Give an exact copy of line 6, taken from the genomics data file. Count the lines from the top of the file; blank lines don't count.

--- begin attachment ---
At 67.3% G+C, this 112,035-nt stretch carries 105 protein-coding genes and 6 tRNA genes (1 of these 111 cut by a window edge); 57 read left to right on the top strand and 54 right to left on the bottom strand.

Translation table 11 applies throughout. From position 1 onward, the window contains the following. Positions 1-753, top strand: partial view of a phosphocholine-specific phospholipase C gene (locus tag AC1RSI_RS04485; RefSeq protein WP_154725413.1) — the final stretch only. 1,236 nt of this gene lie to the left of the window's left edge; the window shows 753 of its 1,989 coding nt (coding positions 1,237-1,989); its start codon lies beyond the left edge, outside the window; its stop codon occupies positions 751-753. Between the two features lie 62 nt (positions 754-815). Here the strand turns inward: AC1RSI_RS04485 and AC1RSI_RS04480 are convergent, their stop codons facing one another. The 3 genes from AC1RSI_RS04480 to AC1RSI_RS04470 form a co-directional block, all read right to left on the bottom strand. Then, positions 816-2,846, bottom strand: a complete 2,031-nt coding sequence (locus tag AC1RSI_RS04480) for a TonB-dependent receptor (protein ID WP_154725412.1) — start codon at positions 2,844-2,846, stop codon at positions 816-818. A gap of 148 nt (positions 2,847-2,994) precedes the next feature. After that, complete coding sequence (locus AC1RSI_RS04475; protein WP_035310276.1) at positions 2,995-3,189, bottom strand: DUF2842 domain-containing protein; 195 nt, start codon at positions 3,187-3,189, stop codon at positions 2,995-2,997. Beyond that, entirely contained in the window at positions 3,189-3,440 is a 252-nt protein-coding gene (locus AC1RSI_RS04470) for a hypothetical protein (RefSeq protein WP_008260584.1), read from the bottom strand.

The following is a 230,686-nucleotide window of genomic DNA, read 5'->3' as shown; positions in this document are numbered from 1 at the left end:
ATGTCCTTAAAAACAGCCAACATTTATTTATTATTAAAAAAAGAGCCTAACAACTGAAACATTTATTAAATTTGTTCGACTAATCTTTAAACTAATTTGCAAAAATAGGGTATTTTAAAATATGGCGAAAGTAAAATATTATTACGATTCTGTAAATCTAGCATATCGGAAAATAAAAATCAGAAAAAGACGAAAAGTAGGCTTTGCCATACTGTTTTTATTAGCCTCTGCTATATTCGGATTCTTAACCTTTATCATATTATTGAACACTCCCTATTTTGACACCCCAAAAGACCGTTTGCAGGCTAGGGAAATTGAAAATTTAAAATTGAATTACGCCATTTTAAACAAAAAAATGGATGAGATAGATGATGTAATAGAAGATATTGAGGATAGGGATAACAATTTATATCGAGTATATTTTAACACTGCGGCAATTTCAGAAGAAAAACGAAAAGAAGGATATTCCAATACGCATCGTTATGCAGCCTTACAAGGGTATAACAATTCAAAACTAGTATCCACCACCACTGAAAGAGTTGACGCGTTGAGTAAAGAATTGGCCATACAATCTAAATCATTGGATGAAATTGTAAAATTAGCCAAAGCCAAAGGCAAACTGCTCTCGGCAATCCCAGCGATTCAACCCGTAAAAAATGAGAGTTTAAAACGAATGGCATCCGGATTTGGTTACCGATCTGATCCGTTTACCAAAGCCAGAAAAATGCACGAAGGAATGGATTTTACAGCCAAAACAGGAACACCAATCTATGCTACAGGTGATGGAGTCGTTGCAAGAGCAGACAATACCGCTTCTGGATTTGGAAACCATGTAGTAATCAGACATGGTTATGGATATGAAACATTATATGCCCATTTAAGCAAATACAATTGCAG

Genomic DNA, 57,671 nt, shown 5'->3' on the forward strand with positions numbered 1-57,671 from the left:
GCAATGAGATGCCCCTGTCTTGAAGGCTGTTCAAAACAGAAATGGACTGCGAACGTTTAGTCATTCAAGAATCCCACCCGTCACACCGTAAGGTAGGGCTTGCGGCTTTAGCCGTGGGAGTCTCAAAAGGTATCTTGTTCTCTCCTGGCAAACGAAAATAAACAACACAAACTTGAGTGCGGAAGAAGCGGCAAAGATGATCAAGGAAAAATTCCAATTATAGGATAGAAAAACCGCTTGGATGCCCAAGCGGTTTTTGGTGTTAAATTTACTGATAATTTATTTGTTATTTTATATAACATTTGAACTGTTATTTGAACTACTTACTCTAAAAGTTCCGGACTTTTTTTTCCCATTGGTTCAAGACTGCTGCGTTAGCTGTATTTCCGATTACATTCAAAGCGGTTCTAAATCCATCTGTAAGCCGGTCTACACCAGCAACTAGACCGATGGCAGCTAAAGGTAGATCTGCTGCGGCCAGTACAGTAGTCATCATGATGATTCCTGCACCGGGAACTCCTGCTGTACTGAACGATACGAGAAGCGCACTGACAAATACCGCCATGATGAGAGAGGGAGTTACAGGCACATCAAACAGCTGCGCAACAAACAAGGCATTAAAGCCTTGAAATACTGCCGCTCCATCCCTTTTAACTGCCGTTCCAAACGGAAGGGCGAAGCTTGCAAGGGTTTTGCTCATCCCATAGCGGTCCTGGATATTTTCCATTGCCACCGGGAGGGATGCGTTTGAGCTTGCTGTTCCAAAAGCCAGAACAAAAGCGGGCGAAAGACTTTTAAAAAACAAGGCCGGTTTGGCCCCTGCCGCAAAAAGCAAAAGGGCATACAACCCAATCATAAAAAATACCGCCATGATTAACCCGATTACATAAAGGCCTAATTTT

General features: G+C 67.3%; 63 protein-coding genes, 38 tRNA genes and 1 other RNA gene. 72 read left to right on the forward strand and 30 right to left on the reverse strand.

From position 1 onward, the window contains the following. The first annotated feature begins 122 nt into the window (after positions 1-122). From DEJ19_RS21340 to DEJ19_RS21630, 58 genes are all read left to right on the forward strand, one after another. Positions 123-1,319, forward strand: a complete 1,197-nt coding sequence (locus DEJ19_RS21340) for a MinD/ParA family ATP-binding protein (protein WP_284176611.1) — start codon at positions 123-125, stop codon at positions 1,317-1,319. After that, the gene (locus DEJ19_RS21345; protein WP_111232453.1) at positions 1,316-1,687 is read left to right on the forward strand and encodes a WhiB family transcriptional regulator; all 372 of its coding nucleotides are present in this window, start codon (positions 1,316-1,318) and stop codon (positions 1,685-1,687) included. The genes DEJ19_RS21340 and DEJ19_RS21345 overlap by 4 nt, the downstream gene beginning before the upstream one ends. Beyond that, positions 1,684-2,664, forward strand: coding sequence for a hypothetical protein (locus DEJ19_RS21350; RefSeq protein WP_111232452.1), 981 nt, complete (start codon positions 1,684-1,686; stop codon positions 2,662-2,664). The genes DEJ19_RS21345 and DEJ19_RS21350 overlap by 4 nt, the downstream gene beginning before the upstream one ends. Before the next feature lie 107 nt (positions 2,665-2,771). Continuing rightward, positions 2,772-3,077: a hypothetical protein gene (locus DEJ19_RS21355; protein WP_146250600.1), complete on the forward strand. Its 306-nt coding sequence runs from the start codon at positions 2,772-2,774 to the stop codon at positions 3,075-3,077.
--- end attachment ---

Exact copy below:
GCAATGAGATGCCCCTGTCTTGAAGGCTGTTCAAAACAGAAATGGACTGCGAACGTTTAGTCATTCAAGAATCCCACCCGTCACACCGTAAGGTAGGGCTTGCGGCTTTAGCCGTGGGAGTCTCAAAAGGTATCTTGTTCTCTCCTGGCAAACGAAAATAAACAACACAAACTTGAGTGCGGAAGAAGCGGCAAAGATGATCAAGGAAAAATTCCAATTATAGGATAGAAAAACCGCTTGGATGCCCAAGCGGTTTTTGGTGTTAAATTTACTGATAATTTATTTGTTATTTTATATAACATTTGAACTGTTATTTGAACTACTTACTCTAAAAGTTCCGGACTTTTTTTTCCCATTGGTTCAAGACTGCTGCGTTAGCTGTATTTCCGATTACATTCAAAGCGGTTCTAAATCCATCTGTAAGCCGGTCTACACCAGCAACTAGACCGATGGCAGCTAAAGGTAGATCTGCTGCGGCCAGTACAGTAGTCATCATGATGATTCCTGCACCGGGAACTCCTGCTGTACTGAACGATACGAGAAGCGCACTGACAAATACCGCCATGATGAGAGAGGGAGTTACAGGCACATCAAACAGCTGCGCAACAAACAAGGCATTAAAGCCTTGAAATACTGCCGCTCCATCCCTTTTAACTGCCGTTCCAAACGGAAGGGCGAAGCTTGCAAGGGTTTTGCTCATCCCATAGCGGTCCTGGATATTTTCCATTGCCACCGGGAGGGATGCGTTTGAGCTTGCTGTTCCAAAAGCCAGAACAAAAGCGGGCGAAAGACTTTTAAAAAACAAGGCCGGTTTGGCCCCTGCCGCAAAAAGCAAAAGGGCATACAACCCAATCATAAAAAATACCGCCATGATTAACCCGATTACATAAAGGCCTAATTTT